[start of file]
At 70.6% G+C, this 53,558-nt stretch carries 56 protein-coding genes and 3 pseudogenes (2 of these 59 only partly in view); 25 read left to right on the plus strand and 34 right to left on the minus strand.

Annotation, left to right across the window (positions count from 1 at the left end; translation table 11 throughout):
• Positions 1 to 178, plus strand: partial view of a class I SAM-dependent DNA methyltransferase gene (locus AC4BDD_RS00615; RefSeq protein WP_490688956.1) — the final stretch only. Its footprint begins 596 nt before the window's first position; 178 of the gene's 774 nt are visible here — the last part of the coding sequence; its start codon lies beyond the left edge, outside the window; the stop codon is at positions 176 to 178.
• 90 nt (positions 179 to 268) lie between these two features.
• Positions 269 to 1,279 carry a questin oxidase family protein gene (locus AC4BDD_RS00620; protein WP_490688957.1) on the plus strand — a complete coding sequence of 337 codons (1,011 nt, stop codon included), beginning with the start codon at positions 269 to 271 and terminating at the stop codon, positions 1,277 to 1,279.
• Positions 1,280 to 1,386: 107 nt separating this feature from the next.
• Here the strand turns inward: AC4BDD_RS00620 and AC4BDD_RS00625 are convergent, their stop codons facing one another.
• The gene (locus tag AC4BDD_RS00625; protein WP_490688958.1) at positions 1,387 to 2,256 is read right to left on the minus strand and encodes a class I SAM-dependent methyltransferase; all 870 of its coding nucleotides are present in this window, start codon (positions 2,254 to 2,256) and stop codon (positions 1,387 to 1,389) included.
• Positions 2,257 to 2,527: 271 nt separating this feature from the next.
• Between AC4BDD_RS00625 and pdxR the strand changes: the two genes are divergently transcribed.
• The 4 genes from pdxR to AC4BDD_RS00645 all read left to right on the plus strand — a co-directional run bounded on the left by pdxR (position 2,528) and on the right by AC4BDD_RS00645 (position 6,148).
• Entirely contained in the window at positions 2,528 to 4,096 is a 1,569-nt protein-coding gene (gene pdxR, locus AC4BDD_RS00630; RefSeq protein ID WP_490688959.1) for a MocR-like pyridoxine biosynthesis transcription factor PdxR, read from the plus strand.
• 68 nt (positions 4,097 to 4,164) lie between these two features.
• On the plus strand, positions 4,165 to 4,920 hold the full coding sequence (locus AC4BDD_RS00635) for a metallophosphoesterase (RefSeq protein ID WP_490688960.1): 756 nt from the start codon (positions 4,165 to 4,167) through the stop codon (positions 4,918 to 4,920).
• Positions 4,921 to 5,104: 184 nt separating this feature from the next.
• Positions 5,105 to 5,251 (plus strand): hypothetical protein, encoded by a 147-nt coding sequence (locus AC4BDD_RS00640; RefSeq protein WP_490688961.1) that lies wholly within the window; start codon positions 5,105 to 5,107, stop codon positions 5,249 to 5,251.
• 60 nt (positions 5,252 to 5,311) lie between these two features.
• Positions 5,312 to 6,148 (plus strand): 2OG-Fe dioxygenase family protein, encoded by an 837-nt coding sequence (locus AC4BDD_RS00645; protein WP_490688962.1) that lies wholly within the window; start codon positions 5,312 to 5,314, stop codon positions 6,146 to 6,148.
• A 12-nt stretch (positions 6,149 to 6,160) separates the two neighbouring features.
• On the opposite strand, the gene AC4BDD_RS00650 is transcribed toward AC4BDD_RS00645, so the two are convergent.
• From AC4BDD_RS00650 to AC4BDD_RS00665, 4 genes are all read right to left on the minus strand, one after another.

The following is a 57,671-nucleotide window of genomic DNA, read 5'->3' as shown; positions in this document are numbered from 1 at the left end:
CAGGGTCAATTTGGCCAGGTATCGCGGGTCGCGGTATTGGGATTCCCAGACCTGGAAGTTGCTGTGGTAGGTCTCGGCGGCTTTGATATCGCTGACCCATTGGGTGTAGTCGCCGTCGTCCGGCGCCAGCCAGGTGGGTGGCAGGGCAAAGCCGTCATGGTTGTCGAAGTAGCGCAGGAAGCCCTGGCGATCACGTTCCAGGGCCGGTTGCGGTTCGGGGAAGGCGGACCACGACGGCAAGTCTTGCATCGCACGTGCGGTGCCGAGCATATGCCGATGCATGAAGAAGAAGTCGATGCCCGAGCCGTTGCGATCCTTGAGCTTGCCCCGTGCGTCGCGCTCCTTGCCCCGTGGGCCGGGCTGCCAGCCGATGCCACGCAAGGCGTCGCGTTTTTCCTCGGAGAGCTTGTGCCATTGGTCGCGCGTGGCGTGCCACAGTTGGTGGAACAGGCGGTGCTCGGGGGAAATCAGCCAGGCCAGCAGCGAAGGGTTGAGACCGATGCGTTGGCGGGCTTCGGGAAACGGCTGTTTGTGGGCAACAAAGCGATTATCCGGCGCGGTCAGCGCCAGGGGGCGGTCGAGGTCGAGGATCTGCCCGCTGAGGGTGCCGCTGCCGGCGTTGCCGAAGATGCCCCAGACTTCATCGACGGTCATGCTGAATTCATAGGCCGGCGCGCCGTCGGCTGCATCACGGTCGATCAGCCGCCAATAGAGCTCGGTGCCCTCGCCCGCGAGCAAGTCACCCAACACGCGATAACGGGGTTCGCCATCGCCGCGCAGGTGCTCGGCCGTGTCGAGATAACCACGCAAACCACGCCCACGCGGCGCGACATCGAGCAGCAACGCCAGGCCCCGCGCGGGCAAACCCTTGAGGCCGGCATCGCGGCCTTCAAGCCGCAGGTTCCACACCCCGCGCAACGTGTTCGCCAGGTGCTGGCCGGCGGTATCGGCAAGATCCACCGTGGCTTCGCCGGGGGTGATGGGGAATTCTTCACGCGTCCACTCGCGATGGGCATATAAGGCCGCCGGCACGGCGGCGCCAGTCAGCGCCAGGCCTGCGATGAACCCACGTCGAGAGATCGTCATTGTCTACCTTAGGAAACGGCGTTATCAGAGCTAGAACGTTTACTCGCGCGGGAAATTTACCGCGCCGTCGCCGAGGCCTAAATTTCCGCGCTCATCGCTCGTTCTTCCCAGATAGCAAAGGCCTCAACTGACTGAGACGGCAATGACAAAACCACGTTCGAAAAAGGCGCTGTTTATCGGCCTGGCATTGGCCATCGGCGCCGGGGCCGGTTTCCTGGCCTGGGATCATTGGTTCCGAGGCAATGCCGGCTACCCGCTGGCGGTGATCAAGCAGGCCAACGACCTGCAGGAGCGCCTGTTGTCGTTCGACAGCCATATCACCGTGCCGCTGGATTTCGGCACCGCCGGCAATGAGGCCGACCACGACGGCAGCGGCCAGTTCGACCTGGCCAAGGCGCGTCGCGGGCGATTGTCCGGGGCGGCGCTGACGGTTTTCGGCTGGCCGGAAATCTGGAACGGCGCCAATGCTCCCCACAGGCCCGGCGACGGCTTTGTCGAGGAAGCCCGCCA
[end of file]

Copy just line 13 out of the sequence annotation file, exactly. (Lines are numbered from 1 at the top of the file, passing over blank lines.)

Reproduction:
• 68 nt (positions 4,097 to 4,164) lie between these two features.